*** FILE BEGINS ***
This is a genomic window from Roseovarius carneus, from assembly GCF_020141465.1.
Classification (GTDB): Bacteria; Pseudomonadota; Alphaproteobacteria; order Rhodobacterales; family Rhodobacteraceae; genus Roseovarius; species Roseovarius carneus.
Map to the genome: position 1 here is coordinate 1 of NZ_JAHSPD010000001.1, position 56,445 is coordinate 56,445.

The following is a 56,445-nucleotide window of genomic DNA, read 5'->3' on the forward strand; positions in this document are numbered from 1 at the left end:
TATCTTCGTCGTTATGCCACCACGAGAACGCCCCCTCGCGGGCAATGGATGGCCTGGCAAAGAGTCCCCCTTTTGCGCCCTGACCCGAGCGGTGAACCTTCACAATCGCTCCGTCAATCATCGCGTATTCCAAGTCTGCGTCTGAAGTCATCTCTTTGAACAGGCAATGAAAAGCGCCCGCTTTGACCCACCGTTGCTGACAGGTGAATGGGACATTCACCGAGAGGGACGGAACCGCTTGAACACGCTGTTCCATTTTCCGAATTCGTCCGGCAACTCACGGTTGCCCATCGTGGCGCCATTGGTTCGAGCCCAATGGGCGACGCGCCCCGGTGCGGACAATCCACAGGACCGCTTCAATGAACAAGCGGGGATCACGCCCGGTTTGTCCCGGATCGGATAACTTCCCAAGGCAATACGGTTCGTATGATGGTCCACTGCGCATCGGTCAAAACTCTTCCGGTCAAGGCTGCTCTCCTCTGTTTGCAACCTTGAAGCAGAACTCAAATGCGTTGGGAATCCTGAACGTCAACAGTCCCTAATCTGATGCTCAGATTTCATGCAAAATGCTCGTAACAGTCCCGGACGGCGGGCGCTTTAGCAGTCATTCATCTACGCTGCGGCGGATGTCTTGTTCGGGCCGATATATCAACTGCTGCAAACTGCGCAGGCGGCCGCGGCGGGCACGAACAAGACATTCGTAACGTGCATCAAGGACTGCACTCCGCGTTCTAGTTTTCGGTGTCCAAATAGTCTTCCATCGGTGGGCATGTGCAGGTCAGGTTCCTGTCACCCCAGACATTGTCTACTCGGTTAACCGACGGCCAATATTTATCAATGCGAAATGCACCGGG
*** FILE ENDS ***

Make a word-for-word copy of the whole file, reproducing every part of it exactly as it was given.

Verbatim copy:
This is a genomic window from Roseovarius carneus, from assembly GCF_020141465.1.
Classification (GTDB): Bacteria; Pseudomonadota; Alphaproteobacteria; order Rhodobacterales; family Rhodobacteraceae; genus Roseovarius; species Roseovarius carneus.
Map to the genome: position 1 here is coordinate 1 of NZ_JAHSPD010000001.1, position 56,445 is coordinate 56,445.

The following is a 56,445-nucleotide window of genomic DNA, read 5'->3' on the forward strand; positions in this document are numbered from 1 at the left end:
TATCTTCGTCGTTATGCCACCACGAGAACGCCCCCTCGCGGGCAATGGATGGCCTGGCAAAGAGTCCCCCTTTTGCGCCCTGACCCGAGCGGTGAACCTTCACAATCGCTCCGTCAATCATCGCGTATTCCAAGTCTGCGTCTGAAGTCATCTCTTTGAACAGGCAATGAAAAGCGCCCGCTTTGACCCACCGTTGCTGACAGGTGAATGGGACATTCACCGAGAGGGACGGAACCGCTTGAACACGCTGTTCCATTTTCCGAATTCGTCCGGCAACTCACGGTTGCCCATCGTGGCGCCATTGGTTCGAGCCCAATGGGCGACGCGCCCCGGTGCGGACAATCCACAGGACCGCTTCAATGAACAAGCGGGGATCACGCCCGGTTTGTCCCGGATCGGATAACTTCCCAAGGCAATACGGTTCGTATGATGGTCCACTGCGCATCGGTCAAAACTCTTCCGGTCAAGGCTGCTCTCCTCTGTTTGCAACCTTGAAGCAGAACTCAAATGCGTTGGGAATCCTGAACGTCAACAGTCCCTAATCTGATGCTCAGATTTCATGCAAAATGCTCGTAACAGTCCCGGACGGCGGGCGCTTTAGCAGTCATTCATCTACGCTGCGGCGGATGTCTTGTTCGGGCCGATATATCAACTGCTGCAAACTGCGCAGGCGGCCGCGGCGGGCACGAACAAGACATTCGTAACGTGCATCAAGGACTGCACTCCGCGTTCTAGTTTTCGGTGTCCAAATAGTCTTCCATCGGTGGGCATGTGCAGGTCAGGTTCCTGTCACCCCAGACATTGTCTACTCGGTTAACCGACGGCCAATATTTATCAATGCGAAATGCACCGGG